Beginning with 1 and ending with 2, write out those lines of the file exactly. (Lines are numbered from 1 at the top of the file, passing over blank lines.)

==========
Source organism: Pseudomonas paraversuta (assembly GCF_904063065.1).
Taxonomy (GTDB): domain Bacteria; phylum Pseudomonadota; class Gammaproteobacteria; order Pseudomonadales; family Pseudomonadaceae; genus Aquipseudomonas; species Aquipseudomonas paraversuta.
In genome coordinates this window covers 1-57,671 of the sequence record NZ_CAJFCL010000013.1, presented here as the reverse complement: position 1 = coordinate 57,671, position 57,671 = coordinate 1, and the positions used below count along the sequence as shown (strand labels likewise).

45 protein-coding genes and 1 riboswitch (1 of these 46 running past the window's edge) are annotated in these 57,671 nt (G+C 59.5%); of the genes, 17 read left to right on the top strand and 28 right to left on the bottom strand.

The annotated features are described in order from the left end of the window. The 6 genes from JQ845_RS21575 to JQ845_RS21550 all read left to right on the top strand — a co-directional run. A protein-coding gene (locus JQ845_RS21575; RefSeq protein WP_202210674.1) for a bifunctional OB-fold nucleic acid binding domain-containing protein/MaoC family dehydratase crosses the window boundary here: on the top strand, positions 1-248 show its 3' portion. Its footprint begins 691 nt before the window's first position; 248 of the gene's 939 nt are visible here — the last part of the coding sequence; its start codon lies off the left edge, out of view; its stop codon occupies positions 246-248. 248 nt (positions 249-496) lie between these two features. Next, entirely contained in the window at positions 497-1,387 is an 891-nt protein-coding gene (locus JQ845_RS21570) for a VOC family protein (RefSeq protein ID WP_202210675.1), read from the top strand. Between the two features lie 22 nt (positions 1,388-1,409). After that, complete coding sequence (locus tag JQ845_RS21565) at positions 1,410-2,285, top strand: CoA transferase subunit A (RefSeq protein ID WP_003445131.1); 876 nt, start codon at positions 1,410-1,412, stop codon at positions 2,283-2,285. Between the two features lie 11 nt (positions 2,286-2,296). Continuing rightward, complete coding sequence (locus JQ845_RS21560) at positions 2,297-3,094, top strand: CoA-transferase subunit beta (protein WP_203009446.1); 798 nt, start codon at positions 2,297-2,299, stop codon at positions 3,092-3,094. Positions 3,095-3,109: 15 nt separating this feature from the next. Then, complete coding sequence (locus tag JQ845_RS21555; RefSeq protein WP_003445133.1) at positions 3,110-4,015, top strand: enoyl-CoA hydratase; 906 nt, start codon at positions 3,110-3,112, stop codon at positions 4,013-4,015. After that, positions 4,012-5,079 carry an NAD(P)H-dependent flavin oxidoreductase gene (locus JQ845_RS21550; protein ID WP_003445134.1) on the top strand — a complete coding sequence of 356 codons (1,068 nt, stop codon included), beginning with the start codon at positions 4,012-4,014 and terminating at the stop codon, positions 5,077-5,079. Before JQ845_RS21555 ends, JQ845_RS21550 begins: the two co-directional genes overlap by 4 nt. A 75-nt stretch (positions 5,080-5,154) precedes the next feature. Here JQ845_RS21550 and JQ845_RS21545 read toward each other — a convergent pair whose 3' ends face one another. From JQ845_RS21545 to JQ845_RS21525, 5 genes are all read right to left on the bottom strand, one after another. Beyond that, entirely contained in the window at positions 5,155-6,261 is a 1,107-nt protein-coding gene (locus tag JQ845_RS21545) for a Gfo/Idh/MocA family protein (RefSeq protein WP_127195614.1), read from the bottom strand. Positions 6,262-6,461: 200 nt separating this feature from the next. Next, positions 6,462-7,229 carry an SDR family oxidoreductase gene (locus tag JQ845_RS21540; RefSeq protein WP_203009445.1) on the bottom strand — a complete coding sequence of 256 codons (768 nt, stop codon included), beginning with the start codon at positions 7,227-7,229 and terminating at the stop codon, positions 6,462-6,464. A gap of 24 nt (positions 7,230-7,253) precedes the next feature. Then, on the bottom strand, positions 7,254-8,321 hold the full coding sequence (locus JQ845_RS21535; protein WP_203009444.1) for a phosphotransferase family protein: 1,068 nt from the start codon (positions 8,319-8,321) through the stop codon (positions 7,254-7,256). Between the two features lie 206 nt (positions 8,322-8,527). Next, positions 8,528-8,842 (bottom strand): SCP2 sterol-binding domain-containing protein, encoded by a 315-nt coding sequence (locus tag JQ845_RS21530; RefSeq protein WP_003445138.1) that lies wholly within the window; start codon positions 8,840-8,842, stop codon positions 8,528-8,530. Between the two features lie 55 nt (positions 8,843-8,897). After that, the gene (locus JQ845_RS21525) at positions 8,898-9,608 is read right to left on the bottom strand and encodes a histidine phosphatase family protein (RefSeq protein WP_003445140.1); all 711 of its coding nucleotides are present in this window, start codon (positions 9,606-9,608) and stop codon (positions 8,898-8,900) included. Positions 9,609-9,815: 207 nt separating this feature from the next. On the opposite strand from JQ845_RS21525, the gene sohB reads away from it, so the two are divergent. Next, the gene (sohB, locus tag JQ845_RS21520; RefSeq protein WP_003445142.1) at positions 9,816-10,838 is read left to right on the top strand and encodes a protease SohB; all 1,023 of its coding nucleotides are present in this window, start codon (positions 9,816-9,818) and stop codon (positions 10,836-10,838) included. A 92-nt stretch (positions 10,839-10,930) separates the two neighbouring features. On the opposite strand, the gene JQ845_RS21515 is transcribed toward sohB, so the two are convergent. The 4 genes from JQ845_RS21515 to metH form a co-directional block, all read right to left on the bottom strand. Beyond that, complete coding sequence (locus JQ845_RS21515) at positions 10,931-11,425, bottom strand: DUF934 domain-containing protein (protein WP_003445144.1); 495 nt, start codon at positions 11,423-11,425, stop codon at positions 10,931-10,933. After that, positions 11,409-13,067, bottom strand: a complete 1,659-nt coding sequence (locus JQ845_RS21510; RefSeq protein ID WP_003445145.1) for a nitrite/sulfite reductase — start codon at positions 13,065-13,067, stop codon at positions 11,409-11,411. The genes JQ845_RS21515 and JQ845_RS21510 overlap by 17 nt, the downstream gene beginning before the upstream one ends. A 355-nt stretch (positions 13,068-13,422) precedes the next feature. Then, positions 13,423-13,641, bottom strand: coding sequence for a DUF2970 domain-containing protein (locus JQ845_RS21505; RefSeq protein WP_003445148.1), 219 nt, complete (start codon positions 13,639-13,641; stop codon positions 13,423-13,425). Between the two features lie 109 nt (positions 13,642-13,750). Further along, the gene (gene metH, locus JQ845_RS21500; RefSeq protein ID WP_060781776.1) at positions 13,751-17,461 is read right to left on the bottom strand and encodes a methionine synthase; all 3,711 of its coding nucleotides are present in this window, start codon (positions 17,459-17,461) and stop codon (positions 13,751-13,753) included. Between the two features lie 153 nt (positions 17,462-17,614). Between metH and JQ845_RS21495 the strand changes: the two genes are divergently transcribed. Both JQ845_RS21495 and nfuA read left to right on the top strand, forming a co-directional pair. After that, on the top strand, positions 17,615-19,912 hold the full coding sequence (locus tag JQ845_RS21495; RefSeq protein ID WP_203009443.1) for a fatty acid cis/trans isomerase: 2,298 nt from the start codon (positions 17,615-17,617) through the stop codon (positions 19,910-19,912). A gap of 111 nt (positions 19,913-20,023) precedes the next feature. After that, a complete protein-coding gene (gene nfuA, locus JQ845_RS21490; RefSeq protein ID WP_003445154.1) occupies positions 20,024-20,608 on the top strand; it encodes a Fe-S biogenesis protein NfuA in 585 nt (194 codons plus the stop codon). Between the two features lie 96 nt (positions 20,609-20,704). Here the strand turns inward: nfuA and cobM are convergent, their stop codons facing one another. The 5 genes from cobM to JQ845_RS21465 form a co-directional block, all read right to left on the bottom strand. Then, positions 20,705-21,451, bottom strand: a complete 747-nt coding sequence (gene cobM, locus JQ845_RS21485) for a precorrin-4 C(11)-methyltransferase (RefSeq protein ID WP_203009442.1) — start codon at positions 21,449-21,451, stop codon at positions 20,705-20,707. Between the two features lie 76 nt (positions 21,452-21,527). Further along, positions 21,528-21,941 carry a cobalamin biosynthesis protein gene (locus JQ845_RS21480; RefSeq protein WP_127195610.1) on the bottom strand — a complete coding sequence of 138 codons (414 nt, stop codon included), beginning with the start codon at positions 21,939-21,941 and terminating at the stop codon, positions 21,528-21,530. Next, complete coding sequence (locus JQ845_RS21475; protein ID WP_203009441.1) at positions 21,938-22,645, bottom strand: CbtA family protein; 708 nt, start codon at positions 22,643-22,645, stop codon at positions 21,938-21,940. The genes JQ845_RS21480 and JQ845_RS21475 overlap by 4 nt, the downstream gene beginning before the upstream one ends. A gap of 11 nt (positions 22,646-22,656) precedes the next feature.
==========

Source organism: Pseudomonas paraversuta (assembly GCF_904063065.1).
Taxonomy (GTDB): domain Bacteria; phylum Pseudomonadota; class Gammaproteobacteria; order Pseudomonadales; family Pseudomonadaceae; genus Aquipseudomonas; species Aquipseudomonas paraversuta.